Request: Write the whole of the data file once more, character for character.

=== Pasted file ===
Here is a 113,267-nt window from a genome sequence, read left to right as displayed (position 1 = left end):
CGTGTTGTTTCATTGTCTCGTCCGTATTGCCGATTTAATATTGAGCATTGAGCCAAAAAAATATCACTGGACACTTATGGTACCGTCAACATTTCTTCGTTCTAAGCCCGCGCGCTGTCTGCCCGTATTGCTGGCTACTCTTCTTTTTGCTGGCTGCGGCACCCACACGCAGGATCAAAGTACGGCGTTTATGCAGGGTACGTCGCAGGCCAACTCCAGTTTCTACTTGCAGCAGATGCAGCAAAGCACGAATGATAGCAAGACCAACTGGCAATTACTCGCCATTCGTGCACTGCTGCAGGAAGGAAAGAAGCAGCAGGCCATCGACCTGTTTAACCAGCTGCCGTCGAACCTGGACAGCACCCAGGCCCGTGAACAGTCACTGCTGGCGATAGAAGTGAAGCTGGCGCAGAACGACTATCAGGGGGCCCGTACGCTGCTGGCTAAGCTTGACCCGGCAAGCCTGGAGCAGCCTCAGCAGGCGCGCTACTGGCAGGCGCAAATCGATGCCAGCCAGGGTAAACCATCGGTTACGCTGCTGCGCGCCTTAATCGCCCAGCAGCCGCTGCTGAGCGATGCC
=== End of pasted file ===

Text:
Here is a 113,267-nt window from a genome sequence, read left to right as displayed (position 1 = left end):
CGTGTTGTTTCATTGTCTCGTCCGTATTGCCGATTTAATATTGAGCATTGAGCCAAAAAAATATCACTGGACACTTATGGTACCGTCAACATTTCTTCGTTCTAAGCCCGCGCGCTGTCTGCCCGTATTGCTGGCTACTCTTCTTTTTGCTGGCTGCGGCACCCACACGCAGGATCAAAGTACGGCGTTTATGCAGGGTACGTCGCAGGCCAACTCCAGTTTCTACTTGCAGCAGATGCAGCAAAGCACGAATGATAGCAAGACCAACTGGCAATTACTCGCCATTCGTGCACTGCTGCAGGAAGGAAAGAAGCAGCAGGCCATCGACCTGTTTAACCAGCTGCCGTCGAACCTGGACAGCACCCAGGCCCGTGAACAGTCACTGCTGGCGATAGAAGTGAAGCTGGCGCAGAACGACTATCAGGGGGCCCGTACGCTGCTGGCTAAGCTTGACCCGGCAAGCCTGGAGCAGCCTCAGCAGGCGCGCTACTGGCAGGCGCAAATCGATGCCAGCCAGGGTAAACCATCGGTTACGCTGCTGCGCGCCTTAATCGCCCAGCAGCCGCTGCTGAGCGATGCC